Let’s Make Gun Control a Gay Issue

Let’s Make Gun Control a Gay Issue

It’s time to glitter bomb the NRA. Who’s in?


I join my voice with many other LGBTQ voices to say the time has arrived to once and for all declare that gun control is a gay issue. Of course, all issues are gay issues, but this issue is perfectly positioned to be transformed by the set of skills and the history that the queer world embodies. It’s tragic that it has taken the massacre at the Pulse nightclub to poke the sleeping bear of the LGBT community. But now we are awake. This is the moment; this is the time.

Let’s get 1,000 LGBTQ folks to the NRA headquarters in Fairfax, Virginia, and wrap it in a huge Gilbert Baker rainbow flag and with glitter and feathers shut that building down. And do it again and again. Let’s get waves of LGBTQ folks to take rainbow flags and sew shut the doors of offices of senators and congresspeople who have voted over and over against sane limits on weapons of destruction in the hands of everyday Americans.

Given the events of the last week—the slaughter of mostly young, mostly Latino LGBTQ people—let us take the organizing skill, the fearlessness, the willingness to confront bullies and dramatically kickstart the stalled movement for meaningful gun control in this country. The gun-control movement needs a left flank that can take to the streets, resists calls for polite dialogue and demands real change.

We are not afraid. Historically, we have been called criminals by the legal system, sick by the psychiatric profession, and sinners by religion. Only because we marched in the street, got arrested, devised legal strategies, wrote books, made movies and plays and music, did any of that change.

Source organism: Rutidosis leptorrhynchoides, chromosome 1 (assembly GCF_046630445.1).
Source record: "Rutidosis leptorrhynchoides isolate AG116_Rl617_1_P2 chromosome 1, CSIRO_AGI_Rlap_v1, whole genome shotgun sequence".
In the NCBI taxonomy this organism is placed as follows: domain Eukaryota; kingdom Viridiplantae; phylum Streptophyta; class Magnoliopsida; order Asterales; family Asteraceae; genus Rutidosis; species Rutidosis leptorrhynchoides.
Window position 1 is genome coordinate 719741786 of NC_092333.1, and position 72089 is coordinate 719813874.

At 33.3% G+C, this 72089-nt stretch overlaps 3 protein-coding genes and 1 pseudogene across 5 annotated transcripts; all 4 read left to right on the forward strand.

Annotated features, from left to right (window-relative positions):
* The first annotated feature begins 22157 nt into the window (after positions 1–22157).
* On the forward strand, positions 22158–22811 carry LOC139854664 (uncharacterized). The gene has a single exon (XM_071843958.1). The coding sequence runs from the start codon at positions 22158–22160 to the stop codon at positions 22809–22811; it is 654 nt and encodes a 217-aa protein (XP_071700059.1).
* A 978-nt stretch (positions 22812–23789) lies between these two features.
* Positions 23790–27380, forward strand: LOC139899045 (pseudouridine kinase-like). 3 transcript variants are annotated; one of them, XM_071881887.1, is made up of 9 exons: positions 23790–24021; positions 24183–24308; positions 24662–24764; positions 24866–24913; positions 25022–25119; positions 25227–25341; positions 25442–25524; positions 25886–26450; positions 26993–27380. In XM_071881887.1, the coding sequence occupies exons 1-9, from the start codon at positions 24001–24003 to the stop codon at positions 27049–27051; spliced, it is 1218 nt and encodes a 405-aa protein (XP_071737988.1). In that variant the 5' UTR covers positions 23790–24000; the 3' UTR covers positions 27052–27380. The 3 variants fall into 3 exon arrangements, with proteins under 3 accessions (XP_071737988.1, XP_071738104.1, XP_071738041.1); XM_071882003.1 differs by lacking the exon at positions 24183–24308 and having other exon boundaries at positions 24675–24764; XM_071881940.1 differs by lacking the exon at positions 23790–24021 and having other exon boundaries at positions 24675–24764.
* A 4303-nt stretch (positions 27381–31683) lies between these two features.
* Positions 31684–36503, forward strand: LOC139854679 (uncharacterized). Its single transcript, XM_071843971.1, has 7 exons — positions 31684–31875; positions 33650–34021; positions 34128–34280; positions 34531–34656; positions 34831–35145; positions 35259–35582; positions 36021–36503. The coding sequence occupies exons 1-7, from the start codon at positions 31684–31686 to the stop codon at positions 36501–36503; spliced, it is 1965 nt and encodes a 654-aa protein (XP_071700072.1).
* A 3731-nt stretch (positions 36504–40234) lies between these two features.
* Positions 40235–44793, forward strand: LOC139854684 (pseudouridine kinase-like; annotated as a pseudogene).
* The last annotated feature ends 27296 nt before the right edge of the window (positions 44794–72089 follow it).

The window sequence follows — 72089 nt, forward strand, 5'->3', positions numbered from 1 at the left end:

We did it with the HIV/AIDS movement. We did it with the movement for marriage equality. We believe in impossible political change, in the long odds, in the unpopular movement. Let’s do it again and get these guns off the street.

We may have different views on the Second Amendment. But all of us want to take the country back from the NRA.

When around 90 Americans are killed with guns every day, all Americans are at risk. But there is a common thread among so many shootings: They are aimed at American communities that face discrimination. From Charleston (African-American churchgoers) to San Bernardino (government employees) to Orlando (LGBT people, most Latino) to young black men on our streets to the daily toll on women through domestic violence. The thread is this: Guns turn hatred deadly. All with the same weapon. We as a community are comfortable in the fringes and know that there is tremendous power there waiting to be tapped.

I’m ready to go to the NRA headquarters and wrap it in a rainbow flag with glitter and feathers. Who’s in?

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